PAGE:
JBL C1 woofer foam repair

The woofer elements of my beloved JBL Control One speakers have been badly in need of foam surround replacements for ages and recently, I finally decided to take up the project. The foams started “decaying” many years ago, but by now they had already become almost but dust. Lightly poking any part of the foam, or moreover what little there was left, just made it crumble away!

The situation to boot with.

30€ re-foam kit from Ebay, a few items from the toolbox and the replacement project was a go!

Intro bla bla

Without giving much thought for the fact that this was my first time ever doing such a repair, I decided to turn it into this tutorial-ish post. Based on experience gathered, I’d estimate each speaker requiring around 1.5-2 hours of work. This is spanned over a few days as glue needs time to dry etc.. So in other words nothing too bad either way if you have, say, a few evenings to spare.

If you’re a first-time speaker repair n00b like me and plan to use these instructions as a generic guide, I’d recommend taking them with a pinch of salt. I got perfectly fine results with the routines presented but, say, if your tools are different its very likely that you need to adapt/improvise some work stages.. And even if repairing a pair of C1s, what you have simply might be different. Considering how long they have been in production, its very likely that mechanically alternate woofer or enclosure designs have been used (<- that’s me guessing).

I certainly recommend that you read through prior getting down hands-on, just to have a picture of each work stage and the overall process. The standard “you break it, don’t come crying” DIY disclaimer applies, of course. With speakers, all it might take is a simple slip handling a screwdriver.. I usually approach new areas of DIY out of curiosity, tearing stuff apart to see what makes it tick and all that. Had I broken my C1s in the process, no problem there. Chalk it up to ‘learning experience’ and get a new pair. Suggested mindset for any n00b DIY repair ;)

One last thing before we start: Most important part of any repair is to have some good music to accommodate! My repair sessions were winged by Trisector’s Hustle Audio podcast and Compost Black Label Sessions #161. With the music in order, let’s get busy.


First up, remove front metal grille (if installed) and the six screws underneath. On my speakers there were dabs of hot glue on both of the long edges, and to separate the front and rear halves somewhat forceful prying was required. I got mine open by placing fingers against both halves and then using thumbs to push the halves apart.

Prying apart the case halves, my finger technique illustrated. Nevermind how I managed to take this photo.

Dabs of hot glue on both sides to fasten the case halves.

Since the woofer needs to be removed, it’s good to make note of its cable connections. In my case, it was the standard red/black approach..

Cable connections. Red for + and black for – on the woofer.

..disconnect these, remove woofer fastening screws (four) and lift the woofer away from inside the front half.

Woofer removed from case.

Shimmy shim yaa

In order to ensure that the voice coil doesn’t get realigned while repairs are under way, it needs to be secured in place with paper shims. My foam kit came with some readily sliced ones, but equally I could’ve also just cut them from a sheet of A4. If you’re going for the latter, the suitable thickness depends on the speaker and a little experimenting should reveal what works. You’ll know what’s right for sure, once you’ve covered 3/4 of the coil and notice the last one doesn’t fit ;)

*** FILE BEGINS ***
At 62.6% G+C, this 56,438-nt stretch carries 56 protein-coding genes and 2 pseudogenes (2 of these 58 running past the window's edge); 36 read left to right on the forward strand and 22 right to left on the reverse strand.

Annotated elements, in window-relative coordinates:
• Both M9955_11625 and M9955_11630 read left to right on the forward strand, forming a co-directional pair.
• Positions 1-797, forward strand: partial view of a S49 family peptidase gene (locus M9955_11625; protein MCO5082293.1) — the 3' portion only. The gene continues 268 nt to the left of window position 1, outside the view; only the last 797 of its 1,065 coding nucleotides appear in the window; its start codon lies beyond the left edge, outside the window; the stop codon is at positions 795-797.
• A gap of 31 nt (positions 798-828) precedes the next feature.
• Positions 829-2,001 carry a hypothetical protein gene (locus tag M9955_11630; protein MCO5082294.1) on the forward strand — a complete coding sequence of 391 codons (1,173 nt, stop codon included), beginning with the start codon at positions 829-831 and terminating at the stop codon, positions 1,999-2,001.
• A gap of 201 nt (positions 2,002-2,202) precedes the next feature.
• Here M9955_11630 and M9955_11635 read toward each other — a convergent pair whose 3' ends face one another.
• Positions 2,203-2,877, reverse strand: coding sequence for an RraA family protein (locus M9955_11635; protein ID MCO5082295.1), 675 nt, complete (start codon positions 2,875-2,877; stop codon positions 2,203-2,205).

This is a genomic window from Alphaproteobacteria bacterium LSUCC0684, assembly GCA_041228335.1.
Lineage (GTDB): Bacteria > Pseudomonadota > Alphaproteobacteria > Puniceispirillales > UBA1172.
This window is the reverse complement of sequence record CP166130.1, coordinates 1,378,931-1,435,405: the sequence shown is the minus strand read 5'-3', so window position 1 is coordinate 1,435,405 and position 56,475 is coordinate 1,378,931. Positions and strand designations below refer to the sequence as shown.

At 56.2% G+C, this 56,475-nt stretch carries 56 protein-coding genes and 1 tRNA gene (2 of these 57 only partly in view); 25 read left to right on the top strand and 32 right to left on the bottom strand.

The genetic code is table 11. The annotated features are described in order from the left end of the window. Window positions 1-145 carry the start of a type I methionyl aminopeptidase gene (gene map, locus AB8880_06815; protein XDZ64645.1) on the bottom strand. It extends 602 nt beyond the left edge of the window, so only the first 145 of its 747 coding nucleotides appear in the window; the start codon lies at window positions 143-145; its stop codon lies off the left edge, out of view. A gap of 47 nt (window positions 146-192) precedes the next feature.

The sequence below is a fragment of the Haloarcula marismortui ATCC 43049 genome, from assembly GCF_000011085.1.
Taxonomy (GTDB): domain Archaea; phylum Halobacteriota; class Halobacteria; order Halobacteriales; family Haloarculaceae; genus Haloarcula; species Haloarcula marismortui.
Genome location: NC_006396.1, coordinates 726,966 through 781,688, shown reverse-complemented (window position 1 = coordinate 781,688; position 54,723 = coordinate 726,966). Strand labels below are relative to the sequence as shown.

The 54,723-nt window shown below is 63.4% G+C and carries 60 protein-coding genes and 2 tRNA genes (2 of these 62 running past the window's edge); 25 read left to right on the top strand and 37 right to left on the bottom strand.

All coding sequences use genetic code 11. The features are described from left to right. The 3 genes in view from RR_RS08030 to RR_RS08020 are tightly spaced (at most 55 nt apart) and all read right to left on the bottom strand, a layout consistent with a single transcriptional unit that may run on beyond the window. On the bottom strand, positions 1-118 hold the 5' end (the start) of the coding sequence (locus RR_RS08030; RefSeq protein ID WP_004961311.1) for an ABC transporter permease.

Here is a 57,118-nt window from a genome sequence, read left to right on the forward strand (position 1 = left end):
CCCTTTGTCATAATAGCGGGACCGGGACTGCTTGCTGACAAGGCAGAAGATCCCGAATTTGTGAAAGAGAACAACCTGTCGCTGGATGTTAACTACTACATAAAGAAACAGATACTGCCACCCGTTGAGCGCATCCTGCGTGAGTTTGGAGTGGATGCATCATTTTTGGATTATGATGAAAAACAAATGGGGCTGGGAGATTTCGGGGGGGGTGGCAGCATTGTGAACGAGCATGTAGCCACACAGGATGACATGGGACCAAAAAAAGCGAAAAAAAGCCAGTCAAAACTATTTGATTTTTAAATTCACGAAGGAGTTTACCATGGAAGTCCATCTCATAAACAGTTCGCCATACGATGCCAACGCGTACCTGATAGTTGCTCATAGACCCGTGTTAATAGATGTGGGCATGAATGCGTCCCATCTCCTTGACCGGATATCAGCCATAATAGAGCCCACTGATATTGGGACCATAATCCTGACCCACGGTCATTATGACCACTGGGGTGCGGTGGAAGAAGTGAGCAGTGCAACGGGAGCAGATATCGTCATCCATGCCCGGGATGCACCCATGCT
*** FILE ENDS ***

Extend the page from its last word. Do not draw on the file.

Ok so to insert the shims, the dust cap needs to be opened. Using a sharp hobby knife, carefully work around the base of the cap but DON’T cut it all the way. Leave a small portion uncut, this works as a “hinge” which guarantees that the cap alignment will be perfect during reassembly. Also beware not to cut too deep, it could be that (unlike on my woofer) your speaker has the coil very close to the cap!

Cut open the dust cap, carefully working around the base of the cap..

.. but don’t cut all the way!

Shims inserted around the voice coil.

In my case, the shims were actually required to realign the coil. Having had the speaker in use with most of the foam gone, the coil was misaligned and made some very audible dragging noise at higher volume levels or if fed with non-hipassed signal.

I don’t want to scrub

On to the most boring part of any repair project, as in ‘cleaning away all the old crap’. Like with proper paint jobs, here too a clean surfaces are a big part of getting good results. Armed with the scrubbing / scraping tool of your choice, first remove bigger chunks of what’s left of the old foam. Remember to ensure that none of the loose bits get inside the voice coil!

For this stage, I used a flat screwdriver, a paint removal scraping tool (a standard carpet knife razor blade mounted to a handle in a 45-degree angle) and one old sock :). The metallic woofer frame gets it first:

Start with the biggest chunks..

..and continue scraping until most of the paper+foam+glue goo is gone.

My speakers also had a paper gasket on top of the foam. Unfortunately this wasn’t removable without damaging it beyond anything re-usable.

Once the biggest chunks are removed, carefully apply small amounts of your alcohol-based cleaning fluid over what mess remains and let it sit for a few minutes. The alcohol softens the glue remainders, making them easier to wipe off. Be careful not to spill the fluid over the paper cone!

With the glue remainders softened, rub it away with a piece of cloth.

One more scraping pass in my case.

Repeat the above until the frame/ring is clean and then spend a while admiring the clean, shiny woofer frame. Oh, so pretty.

Removing foam and glue from the cone needs very delicate work so as not to damage it. After a little testing, I found that the best approach was to first scrape off glue from the bottom side. This thins down the overall layer, and with most of the bottom glue gone, what remains on the top side can be simply peeled off.